“As a fifth grade teacher, there were kids in my room who were on a third grade level, who were on a fourth grade level, a fifth grade level, a sixth grade level,” McDaniel said. “The range of student knowledge in your classrooms was greater than anything we had ever faced before. We always had some range, but the pandemic made it extremely broad.”

To combat that array of education levels within one classroom, blended learning and adaptive programs were used to learn a student’s strengths and weaknesses. The program then has lessons that will meet a student’s individual needs.

At the statewide level, the implementation of House Bill 4545 has also been utilized to provide additional support to students who did not pass their STAAR test. HB 4545 requires districts to provide 30 hours of one-on-one or small-group instruction over the course of the summer or following school year.

“Now that we’ve got the data on what [the students] need, we can provide that additional instruction. ... They stepped up, and they did it. They met the legal requirement, and then we saw the results of growth,” McDaniel said. “They saw the fruits of their labor come to fruition.”

Keeping the momentum

In addition to HB 4545, HCISD created a new math committee composed of teachers and administrators to address the range of knowledge. The committee met multiple times throughout the spring semester, as the district did not need STAAR test data to know that math was one of the biggest pressure points for students, McDaniel said.

Further south, SMCISD has upgraded its curriculum resources to continue the upward trajectory of scores, which is aimed at helping students with their conceptual knowledge.

“We as a district, for this upcoming year, have been very intentional at looking at the materials and resources that are being used to make sure that they are deemed high-quality. If they are not high-quality, we are not going to use them,” Sanders said.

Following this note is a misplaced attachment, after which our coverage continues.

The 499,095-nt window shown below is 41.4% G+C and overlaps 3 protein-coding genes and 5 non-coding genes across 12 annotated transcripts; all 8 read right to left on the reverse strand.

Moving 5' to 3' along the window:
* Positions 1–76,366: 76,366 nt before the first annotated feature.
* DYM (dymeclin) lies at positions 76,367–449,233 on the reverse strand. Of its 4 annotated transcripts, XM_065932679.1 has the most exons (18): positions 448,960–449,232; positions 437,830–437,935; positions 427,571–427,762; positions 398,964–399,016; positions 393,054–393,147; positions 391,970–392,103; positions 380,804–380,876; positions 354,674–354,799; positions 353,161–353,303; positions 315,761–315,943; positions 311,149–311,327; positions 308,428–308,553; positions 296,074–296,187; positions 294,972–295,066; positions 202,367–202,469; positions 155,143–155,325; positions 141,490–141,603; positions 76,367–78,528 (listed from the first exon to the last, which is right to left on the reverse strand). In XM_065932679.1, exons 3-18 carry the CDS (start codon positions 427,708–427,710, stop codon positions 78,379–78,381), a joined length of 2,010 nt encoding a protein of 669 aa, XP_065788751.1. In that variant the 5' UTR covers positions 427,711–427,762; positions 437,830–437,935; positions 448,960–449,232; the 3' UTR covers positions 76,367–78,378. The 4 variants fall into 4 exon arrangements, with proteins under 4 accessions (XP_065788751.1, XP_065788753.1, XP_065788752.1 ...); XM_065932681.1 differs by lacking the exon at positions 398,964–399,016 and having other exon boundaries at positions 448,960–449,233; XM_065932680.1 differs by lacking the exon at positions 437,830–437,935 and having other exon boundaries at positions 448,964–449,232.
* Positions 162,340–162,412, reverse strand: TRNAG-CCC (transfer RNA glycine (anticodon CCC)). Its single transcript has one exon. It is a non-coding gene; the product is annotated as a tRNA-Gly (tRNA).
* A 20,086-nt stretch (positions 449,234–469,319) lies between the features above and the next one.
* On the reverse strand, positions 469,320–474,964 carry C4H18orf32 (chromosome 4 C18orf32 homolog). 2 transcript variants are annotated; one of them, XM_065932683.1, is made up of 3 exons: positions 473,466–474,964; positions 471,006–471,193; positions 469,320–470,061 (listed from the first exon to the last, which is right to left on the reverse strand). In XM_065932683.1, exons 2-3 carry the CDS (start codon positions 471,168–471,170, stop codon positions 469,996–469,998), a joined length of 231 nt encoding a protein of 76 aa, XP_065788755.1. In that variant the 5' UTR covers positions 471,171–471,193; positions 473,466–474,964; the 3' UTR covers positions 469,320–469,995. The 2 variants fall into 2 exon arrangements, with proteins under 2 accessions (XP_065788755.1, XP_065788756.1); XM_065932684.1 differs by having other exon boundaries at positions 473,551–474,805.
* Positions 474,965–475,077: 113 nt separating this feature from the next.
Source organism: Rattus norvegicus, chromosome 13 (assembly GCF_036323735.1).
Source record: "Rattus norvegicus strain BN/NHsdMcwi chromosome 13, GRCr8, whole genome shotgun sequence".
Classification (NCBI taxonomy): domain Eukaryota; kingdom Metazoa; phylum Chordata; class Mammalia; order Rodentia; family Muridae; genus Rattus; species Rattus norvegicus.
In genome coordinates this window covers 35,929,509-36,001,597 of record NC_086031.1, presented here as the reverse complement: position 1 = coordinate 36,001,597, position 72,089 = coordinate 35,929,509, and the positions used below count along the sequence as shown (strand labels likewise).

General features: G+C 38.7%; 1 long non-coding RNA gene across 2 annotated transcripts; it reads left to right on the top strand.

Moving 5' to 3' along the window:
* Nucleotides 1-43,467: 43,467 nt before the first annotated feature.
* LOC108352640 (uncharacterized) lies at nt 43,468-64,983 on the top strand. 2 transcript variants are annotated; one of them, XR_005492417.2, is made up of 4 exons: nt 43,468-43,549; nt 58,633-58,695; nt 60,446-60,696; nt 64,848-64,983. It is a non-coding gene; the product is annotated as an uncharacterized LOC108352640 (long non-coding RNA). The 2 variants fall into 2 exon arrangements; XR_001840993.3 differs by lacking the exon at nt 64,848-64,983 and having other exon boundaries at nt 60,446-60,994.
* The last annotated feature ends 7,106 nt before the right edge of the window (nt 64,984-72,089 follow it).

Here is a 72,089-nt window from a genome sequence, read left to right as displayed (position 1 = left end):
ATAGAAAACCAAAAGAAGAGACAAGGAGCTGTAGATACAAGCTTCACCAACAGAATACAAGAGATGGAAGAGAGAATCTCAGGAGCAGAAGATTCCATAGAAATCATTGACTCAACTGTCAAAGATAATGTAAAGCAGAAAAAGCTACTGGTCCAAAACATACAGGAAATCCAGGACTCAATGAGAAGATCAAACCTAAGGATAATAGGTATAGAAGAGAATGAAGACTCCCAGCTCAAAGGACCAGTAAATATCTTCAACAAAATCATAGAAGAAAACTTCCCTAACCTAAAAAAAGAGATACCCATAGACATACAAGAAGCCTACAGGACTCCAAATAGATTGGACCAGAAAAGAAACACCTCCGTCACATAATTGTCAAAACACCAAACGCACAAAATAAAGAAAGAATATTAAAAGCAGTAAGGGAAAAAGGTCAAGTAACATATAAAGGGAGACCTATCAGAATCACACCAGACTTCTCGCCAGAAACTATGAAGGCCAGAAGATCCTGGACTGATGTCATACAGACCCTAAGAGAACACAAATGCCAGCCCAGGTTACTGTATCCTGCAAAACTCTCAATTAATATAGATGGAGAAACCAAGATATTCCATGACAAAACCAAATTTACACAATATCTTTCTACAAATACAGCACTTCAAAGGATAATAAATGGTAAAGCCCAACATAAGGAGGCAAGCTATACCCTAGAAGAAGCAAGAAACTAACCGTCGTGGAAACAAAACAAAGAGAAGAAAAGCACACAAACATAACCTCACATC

Both districts have also implemented training and professional development to support the teachers on the ground level.

“If we do not develop our teachers and our leaders, [then] our students will not be successful,” Sanders said. “You don’t have to be bad to be better.”

New instructional documents have been created for HCISD educators to be “vertically aligned” and help go “up and down the ladder” of math, McDaniel said. The documents have been created by teachers in HCISD who are seeing, first hand, how the pandemic has hindered learning and retention.

Additionally, the new curriculum within SMCISD also goes hand in hand with the additional training that will be provided to educators with extra opportunities throughout the next school year.

McDaniel added that, while the STAAR data is not the most important tool used to measure growth, it is still useful to identify what students need. STAAR data, along with graduation rates and college, career and military readiness outcomes, are also used by the TEA when issuing accountability ratings—which have not been assigned the past two school years due to the pandemic.

“Next spring, they are moving to a new version of the A-F [rating] system,” Malandruccolo said. “It won’t be until probably next April before we know how we’ll be graded, officially.”

Campuses and districts used to receive a grade of A-F. However, as a result of Senate Bill 1365, campuses and districts will receive an A-C rating; a campus or district will receive a “not rated” rating instead of a D or F for 2022.

For the upcoming 2022-23 school year, the TEA will be updating its accountability framework and could return to an A-F scale. They will continue to update indicators of growth and desired outcomes for districts.

“If the pandemic had never happened, I don’t know if we would have changed our teaching practices as much as we have over the last [few] years,” Sanders said. “It was not something that we would have ever wished to happen, [but] it did force us to look at our practices and reexamine what we were doing. ... We’ve had the opportunity to reinvent ourselves as a result of being forced to look at what we were doing.”